Monday, October 5, 2009

Book 6: The Man and the Monster.

I am sure somewhere in my school career I was supposed to read Frankenstein by Mary Shelley. And I am about 100% positive that rather than reading about the monster I decided to go to and just read the summary. In fact, I know that I didn’t read it in one of my college classes because I fell behind and luckily for me, it was one of those classes where you could choose your essays on the test and I simply picked the ones not about Frankenstein.

To be perfectly honest, I don’t know what I had against Frankenstein. Perhaps I thought the book had to do a lot with the monster and would leave me trembling in my bed at night. This explanation makes sense seeing as after I saw the movie Signs I slept with a glass of water by my bed for over two weeks to splash on the aliens. And that I almost cried in I am Legend and the new King Kong. Matt laughed at me both times while also cringing as he tried to dig my nails out of his arms.

I am hoping by this point that you understand one thing: I am a huge chicken when it comes to anything remotely scary. My junior year of high school I scheduled a counseling appointment to talk about colleges on the day I knew we would be watching Poltergeist in class because I was afraid I would start crying. So yes, I am a chicken and perhaps that is where my fear of reading Frankenstein stems from.

The truth is, the book is not really about the scary monster who is trying to eat people and do other monsterish type things (or at least I am not to the bonecrushing, screaming, murderous part just yet, if there even is one). Instead, it seems to be more about Victor Frankenstein, the creator of the creature and a man who is just as much a monster as his monster.

Victor creates his creature out of deep loneliness and a desire to show off his skill and intelligence. Throughout the long process of creation, he never once thinks of the destruction and havoc of what he is doing, or what others will think of his experiment. Instead, he is selfish and only cares about his work, which is proven when his family writes to him saying they have not heard from him for some time.

It’s not until the creature actually opens its eye and looks at him that Victor realizes the implications of what he has done. He has purposely created something stronger and taller than man that can walk and eventually talk. It is a creature created of sewn together body parts and Victor’s own designs. The creature is not human and never can be, but is a result of a human’s desire to create something larger than himself.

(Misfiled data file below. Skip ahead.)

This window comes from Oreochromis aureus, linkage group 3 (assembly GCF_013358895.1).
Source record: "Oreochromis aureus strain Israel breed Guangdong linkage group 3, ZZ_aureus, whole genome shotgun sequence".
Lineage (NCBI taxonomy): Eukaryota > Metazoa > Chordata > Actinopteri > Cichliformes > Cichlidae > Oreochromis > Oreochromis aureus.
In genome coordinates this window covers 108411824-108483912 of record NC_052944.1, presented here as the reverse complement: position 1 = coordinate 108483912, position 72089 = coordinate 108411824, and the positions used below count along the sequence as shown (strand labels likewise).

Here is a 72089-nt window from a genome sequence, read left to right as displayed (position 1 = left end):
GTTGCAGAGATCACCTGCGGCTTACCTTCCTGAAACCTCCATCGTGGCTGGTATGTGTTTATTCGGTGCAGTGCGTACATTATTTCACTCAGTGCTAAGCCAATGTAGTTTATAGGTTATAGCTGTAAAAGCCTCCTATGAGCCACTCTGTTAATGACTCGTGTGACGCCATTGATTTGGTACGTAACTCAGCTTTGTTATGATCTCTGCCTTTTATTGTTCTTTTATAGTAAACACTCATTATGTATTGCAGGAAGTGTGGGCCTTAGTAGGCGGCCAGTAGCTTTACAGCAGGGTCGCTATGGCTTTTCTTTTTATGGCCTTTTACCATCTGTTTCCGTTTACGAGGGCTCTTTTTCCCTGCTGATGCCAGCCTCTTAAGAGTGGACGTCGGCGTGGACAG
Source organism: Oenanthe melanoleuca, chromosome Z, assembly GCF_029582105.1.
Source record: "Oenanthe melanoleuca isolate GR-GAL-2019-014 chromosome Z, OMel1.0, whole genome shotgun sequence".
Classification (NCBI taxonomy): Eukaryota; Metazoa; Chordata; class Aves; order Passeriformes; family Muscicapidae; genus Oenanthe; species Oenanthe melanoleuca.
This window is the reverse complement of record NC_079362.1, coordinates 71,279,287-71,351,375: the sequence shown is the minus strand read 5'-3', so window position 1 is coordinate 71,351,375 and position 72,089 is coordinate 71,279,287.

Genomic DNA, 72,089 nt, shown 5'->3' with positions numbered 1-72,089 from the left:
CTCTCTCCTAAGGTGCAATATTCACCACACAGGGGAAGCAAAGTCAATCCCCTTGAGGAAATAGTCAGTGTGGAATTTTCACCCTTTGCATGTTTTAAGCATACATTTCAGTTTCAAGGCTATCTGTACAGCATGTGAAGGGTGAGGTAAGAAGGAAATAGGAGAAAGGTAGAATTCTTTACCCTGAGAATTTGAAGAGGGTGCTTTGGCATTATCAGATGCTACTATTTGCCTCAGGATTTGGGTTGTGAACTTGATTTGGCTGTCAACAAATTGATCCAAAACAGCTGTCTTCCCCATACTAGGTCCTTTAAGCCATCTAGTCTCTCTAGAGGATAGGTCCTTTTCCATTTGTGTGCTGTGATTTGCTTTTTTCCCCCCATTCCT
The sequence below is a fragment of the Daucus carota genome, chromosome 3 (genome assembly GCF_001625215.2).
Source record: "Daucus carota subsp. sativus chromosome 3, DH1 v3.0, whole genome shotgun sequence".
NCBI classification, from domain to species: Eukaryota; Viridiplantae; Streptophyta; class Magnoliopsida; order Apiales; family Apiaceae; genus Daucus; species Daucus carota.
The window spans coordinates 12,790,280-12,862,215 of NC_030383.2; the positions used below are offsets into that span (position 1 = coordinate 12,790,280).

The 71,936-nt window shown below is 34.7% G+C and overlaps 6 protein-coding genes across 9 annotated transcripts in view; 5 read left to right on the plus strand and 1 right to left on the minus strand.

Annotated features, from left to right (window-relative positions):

Early on in the novel when Victor first goes to college to study, he says this,

“In other studies you go as far as other have gone before you, and there is nothing more to know; but in a scientific pursuit there is continual food for discovery and wonder,” (49).

That may very well be true, but should the boundaries be pushed to the limit as Victor has done? If his eventual dismissal of the creature is any response, than the answer to that question is a resounding “no.”

So yes, Victor pushes the limits of science and what has been done before, then simply dismisses the creature and runs away (and hides like a little girl, distraught at what he has done). Who is really the monster? The creature who did not ask to be born (made) and who is defenseless in a world where his creator has abandoned him? Or the man who pushed science so far he took creation into his own hands and mind and created a being and then left it to its own when the sight of it disgusted him?

I am sure I am not the first person to read Frankenstein and make the connection that when you talk of the monster, you are not talking about the creature, but of Victor Frankenstein himself. And that the title, Frankenstein, does not allude to the creature, but to the man.

It makes all those Hollywood movies seem silly, with the monster shuffling along with outstretched arms moaning and attacking innocent villagers. The villagers should be rallying behind the monster and going after Victor with their pitchforks and torches.

Now, I could be saying this all prematurely, as I haven’t finished the book (but I am close to). The creature could decide to go all Hollywood on me and eat some people or terrorize some virgin maidens, but I still feel the real monster is Victor. Without him and his desire for greatness, there would be no monster wrecking chaos on the poor humans.

I feel a great deal of sympathy towards the creature, for being unable to control its lot in life and the reactions of people to its ugly exterior. I feel the same way towards many other lost things in this world, abandoned by people who are selfish and seeking greatness—the people they stepped on along the way.

I am hoping for a happy, Disney-like ending for the creature, even though I know he won’t get one. A girl can dream, right?

Now off to finish…

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